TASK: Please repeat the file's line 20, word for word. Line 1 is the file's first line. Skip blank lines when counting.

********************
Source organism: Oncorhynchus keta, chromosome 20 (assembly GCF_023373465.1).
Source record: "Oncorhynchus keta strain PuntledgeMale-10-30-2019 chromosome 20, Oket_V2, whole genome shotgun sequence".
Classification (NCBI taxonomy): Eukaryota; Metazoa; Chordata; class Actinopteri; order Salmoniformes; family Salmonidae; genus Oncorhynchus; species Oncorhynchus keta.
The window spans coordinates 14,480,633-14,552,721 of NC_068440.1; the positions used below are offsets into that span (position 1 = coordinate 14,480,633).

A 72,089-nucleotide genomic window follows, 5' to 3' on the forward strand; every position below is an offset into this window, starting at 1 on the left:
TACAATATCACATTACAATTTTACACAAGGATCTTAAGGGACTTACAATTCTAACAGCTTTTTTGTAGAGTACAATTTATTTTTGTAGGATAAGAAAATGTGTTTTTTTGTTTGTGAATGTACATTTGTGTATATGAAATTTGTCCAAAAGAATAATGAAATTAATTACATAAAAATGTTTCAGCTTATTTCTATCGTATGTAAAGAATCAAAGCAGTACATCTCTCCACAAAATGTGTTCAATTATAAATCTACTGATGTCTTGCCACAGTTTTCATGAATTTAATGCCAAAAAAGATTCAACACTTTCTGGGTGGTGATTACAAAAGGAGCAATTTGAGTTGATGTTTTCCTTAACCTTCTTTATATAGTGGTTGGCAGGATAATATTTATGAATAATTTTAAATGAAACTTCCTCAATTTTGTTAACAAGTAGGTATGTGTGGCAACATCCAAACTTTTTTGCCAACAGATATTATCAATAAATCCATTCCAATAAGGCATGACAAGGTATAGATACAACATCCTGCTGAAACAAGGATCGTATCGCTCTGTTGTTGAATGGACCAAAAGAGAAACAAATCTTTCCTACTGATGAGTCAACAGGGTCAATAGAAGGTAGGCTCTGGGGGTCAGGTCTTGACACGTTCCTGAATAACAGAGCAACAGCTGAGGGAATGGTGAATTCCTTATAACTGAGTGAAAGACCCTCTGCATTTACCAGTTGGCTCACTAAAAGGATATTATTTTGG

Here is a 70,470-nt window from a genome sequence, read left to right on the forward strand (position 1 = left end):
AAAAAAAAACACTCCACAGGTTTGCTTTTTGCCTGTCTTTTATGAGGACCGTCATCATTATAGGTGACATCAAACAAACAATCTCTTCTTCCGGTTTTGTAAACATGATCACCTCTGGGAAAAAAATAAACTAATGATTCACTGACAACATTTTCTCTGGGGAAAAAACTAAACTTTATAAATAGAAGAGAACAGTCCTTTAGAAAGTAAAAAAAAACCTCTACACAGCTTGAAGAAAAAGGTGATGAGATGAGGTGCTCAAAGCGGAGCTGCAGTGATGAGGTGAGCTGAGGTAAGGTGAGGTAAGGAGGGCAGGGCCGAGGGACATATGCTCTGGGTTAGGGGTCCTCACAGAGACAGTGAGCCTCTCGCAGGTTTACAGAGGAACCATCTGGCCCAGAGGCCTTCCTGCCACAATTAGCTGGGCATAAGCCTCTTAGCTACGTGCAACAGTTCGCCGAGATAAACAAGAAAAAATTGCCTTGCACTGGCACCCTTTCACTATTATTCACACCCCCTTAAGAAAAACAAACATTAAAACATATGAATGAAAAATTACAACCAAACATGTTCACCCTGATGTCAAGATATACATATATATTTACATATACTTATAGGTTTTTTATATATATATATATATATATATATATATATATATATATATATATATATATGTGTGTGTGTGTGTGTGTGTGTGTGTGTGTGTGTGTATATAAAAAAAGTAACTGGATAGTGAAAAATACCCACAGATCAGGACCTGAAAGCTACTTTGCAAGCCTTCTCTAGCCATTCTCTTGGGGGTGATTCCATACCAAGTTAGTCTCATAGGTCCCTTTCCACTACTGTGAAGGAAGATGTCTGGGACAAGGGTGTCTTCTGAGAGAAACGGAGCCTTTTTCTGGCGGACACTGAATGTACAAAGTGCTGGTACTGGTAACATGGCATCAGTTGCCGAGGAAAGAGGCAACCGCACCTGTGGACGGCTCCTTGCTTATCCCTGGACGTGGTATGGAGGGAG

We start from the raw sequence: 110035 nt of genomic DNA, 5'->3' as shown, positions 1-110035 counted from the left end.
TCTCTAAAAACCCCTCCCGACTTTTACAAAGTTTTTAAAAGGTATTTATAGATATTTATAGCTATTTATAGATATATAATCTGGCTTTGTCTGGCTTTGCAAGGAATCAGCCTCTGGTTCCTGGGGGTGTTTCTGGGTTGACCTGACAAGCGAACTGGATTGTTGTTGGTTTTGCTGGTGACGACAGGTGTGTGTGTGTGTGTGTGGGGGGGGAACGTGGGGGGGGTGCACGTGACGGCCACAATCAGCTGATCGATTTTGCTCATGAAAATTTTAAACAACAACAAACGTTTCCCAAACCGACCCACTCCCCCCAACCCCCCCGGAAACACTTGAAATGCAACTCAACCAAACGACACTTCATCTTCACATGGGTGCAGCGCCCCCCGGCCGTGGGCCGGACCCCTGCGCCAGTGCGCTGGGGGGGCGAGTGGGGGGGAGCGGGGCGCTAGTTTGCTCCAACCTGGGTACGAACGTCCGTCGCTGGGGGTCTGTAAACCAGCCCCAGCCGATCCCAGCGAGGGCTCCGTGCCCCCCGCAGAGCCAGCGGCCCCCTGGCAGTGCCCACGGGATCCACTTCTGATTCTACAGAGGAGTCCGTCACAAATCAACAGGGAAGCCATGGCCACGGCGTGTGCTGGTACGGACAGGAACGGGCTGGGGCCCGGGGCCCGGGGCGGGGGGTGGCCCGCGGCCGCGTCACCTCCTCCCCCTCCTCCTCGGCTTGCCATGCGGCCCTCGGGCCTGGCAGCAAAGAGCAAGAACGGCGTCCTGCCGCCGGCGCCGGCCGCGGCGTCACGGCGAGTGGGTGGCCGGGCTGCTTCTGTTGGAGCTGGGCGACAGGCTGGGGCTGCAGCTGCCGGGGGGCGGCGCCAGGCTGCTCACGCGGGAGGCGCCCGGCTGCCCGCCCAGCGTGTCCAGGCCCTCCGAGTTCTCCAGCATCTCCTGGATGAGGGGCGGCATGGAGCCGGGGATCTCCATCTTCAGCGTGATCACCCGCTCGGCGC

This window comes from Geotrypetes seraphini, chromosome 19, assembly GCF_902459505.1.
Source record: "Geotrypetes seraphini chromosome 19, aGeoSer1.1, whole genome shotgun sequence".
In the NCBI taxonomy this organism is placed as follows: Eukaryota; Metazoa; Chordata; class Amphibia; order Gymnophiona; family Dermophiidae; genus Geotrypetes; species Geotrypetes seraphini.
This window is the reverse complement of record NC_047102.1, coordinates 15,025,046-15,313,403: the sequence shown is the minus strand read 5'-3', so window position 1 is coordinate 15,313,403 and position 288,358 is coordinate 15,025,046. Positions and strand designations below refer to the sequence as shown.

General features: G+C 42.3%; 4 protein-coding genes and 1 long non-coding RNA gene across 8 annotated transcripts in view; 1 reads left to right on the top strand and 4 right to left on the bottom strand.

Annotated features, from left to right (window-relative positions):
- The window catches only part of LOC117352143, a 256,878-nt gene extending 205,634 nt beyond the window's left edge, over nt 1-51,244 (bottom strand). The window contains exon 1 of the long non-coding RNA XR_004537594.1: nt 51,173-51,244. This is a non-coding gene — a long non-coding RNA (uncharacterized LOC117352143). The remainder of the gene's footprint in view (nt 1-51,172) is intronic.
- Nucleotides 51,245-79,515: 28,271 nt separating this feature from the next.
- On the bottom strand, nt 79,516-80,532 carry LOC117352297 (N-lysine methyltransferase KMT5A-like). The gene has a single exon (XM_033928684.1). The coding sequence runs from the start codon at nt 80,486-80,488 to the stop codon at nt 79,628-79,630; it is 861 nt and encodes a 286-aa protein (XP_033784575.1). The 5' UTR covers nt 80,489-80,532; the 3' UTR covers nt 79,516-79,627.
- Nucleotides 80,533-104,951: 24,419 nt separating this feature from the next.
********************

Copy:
- Nucleotides 80,533-104,951: 24,419 nt separating this feature from the next.